In September 2001, Vandross performed a rendition of Michael Jackson’s hit song “Man in the Mirror” at Jackson’s 30th Anniversary special, alongside Usher and 98Degrees.
In 2002, he performed his final concerts during his last tour, The BK Got Soul Tour starring Vandross featuring Angie Stone and Gerald Levert.
In the spring of 2003, Vandross’s last collaboration was Doc Powell’s “What‘s Going On“, a cover of Marvin Gaye from Powell’s album 97th and Columbus.
In 2003, Vandross released the album Dance with My Father. It sold 442,000 copies in the first week and debuted at number one on the Billboard 200 album chart. The title track of the same name, which was dedicated to Vandross’s childhood memories of dancing with his father, won Vandross and his co-writer, Richard Marx, the 2004 Grammy Award for Song of the Year. The song also won Vandross his fourth and final award in the Best Male R&B Vocal Performance category. The album was his only career No. 1 on the Billboard album chart. The video for the title track features various celebrities alongside their fathers and other family members. The second single released from the album, “Think About You“, was the number one Urban Adult Contemporary Song of 2004 according to Radio & Records.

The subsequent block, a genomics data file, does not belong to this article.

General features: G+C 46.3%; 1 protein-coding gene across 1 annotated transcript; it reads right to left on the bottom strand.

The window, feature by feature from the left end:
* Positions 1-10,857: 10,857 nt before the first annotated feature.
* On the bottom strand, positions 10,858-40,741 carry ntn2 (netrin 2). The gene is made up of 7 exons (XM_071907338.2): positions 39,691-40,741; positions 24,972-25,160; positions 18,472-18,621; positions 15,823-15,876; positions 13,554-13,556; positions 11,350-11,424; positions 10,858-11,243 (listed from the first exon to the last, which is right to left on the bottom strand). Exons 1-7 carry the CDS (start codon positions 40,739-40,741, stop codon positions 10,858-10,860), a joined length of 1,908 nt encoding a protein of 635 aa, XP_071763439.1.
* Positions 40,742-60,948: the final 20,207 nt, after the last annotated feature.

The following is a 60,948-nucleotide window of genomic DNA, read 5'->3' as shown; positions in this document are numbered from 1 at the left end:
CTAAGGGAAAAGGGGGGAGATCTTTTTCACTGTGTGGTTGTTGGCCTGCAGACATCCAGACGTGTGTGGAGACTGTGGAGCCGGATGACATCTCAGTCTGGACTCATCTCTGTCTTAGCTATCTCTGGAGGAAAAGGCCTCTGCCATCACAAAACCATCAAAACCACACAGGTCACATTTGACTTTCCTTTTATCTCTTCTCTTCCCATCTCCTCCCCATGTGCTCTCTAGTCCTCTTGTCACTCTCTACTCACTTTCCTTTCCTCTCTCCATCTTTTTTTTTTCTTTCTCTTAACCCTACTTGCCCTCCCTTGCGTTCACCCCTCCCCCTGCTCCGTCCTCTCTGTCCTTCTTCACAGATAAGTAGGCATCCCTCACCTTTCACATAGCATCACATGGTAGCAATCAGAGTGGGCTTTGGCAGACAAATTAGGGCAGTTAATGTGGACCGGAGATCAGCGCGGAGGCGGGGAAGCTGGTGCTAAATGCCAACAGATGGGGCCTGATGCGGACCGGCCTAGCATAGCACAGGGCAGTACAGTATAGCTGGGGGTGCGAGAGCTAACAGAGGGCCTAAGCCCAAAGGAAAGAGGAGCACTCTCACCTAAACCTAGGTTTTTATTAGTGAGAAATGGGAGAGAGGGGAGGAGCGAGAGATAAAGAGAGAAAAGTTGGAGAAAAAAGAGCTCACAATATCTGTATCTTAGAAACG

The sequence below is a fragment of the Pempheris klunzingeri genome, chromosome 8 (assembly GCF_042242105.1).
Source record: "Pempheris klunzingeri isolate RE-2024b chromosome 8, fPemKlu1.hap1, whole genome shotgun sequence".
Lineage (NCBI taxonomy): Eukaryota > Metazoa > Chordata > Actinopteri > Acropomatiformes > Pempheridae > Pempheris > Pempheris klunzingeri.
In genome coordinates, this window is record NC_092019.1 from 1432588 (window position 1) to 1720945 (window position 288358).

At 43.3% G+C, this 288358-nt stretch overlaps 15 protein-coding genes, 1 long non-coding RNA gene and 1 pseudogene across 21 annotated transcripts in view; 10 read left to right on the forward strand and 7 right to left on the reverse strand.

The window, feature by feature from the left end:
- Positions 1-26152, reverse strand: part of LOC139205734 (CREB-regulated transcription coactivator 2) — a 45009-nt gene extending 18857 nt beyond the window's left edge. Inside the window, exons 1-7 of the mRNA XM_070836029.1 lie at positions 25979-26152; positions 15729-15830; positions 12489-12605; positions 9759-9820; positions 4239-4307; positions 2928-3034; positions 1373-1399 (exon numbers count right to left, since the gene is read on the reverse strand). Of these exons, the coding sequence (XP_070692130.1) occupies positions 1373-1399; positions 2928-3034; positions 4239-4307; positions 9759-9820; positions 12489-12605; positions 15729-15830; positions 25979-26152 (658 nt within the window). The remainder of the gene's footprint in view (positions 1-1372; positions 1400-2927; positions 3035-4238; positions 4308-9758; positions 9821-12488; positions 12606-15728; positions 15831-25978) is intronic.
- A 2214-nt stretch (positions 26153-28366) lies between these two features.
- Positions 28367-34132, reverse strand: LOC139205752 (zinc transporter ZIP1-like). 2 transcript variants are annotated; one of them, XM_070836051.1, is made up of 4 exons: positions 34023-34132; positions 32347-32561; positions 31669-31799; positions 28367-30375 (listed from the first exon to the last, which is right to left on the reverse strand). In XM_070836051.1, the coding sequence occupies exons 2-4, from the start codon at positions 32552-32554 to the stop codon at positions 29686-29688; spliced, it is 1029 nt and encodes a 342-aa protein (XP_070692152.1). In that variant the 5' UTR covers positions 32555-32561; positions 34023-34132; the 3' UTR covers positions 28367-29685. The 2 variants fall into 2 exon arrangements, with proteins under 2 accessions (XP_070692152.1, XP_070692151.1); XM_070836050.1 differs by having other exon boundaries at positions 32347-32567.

In 2003, after the televised NCAA Men‘s Basketball championship, CBS Sports gave “One Shining Moment” a new look. Vandross, who had been to only one basketball game in his life, was the new singer, and the video had none of the special effects, like glowing basketballs and star trails, that videos from previous years had. This song version is in use today.